Levels of carbohydrates in different varieties of milk
Project cost ($):
1 hour for preparation, 1 day for experiment
Easily available from a supermarket
Handle hot liquids with care
This science fair project was done to find out the amounts of lactose carbohydrates contained in various types of milk. The tests were done using low fat milk, powdered milk and soy milk.
Between low fat milk, powdered milk and soya milk, soya milk will contain the lowest amounts of lactose carbohydrates.
Milk is a white colored liquid produced by the mammary glands in mammals, and is used for feeding newborn mammal babies when they are not yet able to digest normal food. Milk contains antibodies which help to protect from many types of diseases, and is hence consumed by humans long after they have outgrown the baby stage. Milk may also be processed and consumed in the form of dairy products.
Milk consists of 87% water, with the rest made up of solids, fats, protein, lactose, minerals and vitamins. Leaving a cup of milk out for a while will cause cream, or milk fat, to form on its surface. Another dairy product, whey, is formed when fat and casein is removed from milk. Casein refers to the proteins in milk, and can easily be separated through the slow addition of acid. Whey is made up of milk salt, sugar and some remaining proteins.
The carbohydrate in milk is called lactose, which consists of glucose and galactose. 4.7 to 4.9% of milk is made of lactose. Mineral salts (sodium, calcium and magnesium) and vitamins (A, D, E and K) are also to be found in milk
mammals, antibodies, lactose, carbohydrate, glucose, galactose
The materials required for this science fair project:
- 100 ml of low fat milk
- 13g of non-fat powdered milk
- 100ml of soy milk
- 3 beakers
- 1 hot plate
- 1 thermometer
- 1 bottle 10% acetic acid
- 1 stirring rod
- 12 grams of calcium carbonate
- 6 pieces of filter paper
- 300ml of ethanol
- 3 Erlenmeyer flask
- 1 digital weighing scale
1. For this science fair project, the independent variable is the type of milk used. The dependent variable is the amount of lactose crystals formed, which will be determined by weighing the crystals with a digital weighing scale. The constants (control variables) are the temperature of the environment (which will remain at room temperature), the amount of milk used and the process of extracting the lactose.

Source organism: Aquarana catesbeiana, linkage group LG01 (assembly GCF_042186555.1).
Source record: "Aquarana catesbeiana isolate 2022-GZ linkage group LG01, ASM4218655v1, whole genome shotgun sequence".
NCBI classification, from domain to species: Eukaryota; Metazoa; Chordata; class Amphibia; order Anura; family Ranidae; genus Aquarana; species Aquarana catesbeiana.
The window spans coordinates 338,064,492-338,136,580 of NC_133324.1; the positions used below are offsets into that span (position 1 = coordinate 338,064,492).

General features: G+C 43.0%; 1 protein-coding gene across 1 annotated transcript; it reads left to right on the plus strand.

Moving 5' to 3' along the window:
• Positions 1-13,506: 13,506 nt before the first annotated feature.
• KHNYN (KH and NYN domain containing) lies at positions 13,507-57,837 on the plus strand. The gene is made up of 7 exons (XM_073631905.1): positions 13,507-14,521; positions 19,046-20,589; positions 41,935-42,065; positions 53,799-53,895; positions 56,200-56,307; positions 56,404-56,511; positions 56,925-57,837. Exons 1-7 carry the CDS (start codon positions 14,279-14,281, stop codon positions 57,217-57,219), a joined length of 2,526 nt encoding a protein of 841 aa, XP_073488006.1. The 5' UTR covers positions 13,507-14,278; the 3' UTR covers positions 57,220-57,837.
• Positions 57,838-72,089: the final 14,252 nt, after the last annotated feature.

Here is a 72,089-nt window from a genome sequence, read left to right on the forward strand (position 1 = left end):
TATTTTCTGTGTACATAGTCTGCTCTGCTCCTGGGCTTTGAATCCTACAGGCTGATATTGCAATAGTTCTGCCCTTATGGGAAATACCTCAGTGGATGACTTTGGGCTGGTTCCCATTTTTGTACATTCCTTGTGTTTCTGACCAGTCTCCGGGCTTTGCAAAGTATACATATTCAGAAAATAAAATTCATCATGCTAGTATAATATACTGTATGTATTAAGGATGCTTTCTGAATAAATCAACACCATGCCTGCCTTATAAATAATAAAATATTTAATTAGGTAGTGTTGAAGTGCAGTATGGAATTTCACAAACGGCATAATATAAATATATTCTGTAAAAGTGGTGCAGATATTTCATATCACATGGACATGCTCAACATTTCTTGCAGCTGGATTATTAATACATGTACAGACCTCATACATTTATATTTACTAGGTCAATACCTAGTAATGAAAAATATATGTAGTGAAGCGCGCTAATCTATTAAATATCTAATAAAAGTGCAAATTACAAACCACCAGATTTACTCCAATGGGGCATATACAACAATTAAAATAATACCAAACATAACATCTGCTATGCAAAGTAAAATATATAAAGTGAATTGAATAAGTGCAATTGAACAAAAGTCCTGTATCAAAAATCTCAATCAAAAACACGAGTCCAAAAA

2. Label the 3 beakers as milk, powder milk and soy milk. Label the 3 Erlenmeyer flasks in the same way.
3. Pour the low fat milk and soy milk into their respective beakers. In the last beaker, mix 13g of powdered milk into 87ml of warm water. Place the 3 beakers on a hot plate, and bring the temperature of the liquids in the beakers to 55°C. Check the temperatures with a thermometer.
4. While stirring the milk in the beakers, add drops of acetic acid till the liquids turn colourless and a mass of casein protein forms in each beaker.
5. Remove the casein and add 4 grams of calcium carbonate to the remaining clear liquid in each beaker. Stir for a few minutes.
6. Increase the temperature of the hot plate to bring the liquid in the beakers to a boil. Stir the liquid in each beaker with a stirring rod. The remaining proteins will precipitate. Filter the solutions into their respective Erlenmeyer flasks and continue heating until only 25ml of solution is left.
7. Add 100ml of ethanol to the 25ml of solution in each Erlenmeyer flask, and allow to cool. Filter the liquids again. Heat the liquids in their Erlenmeyer flasks, then allow to cool slowly.
8. As the solutions cool, lactose crystals will form in each Erlenmeyer flask. Collect these crystals and measure their weights with the digital weighing scale. Record each measurement in a table, as shown below.
The results show that fresh milk and powdered milk contain almost the same amount of lactose carbohydrate, while soy milk contains almost 3 times less lactose.
||Milk type and lactose crystal weight (in grams)
||Low fat milk
||Low-fat powdered milk
|Lactose crystal weight, gram
The hypothesis that between powdered milk, low fat milk and soy milk, soy milk will have the lowest lactose carbohydrate content has been proven to be true.
Humans normally consume milk even after outgrowing infancy. We consume milk from other animals like cows, goat and sheep. Milk is also used to produce dairy products like cheese, butter, yogurt, sour cream, chocolates and many others.
This science fair project may also be repeated by comparing the lactose content of milk from cows, goats and sheep.
The experiment may also be repeated using different brands of baby formula milk. Also, to improve the accuracy of your results, you should test various brands of the same type of milk, instead of relying on just one or two labels/brands.
Milk chemistry - http://www.ilri.org/infoserv/webpub/fulldocs/ilca_manual4/Milkchemistry.htm
Isolation of casein and lactose from milk - http://www.chemistry.mcmaster.ca/~chem2o6/labmanual/expt11/2o6exp11.html
Carbohydrates in milk - http://www.annecollins.com/dietary-carbs/carbs-milk.htm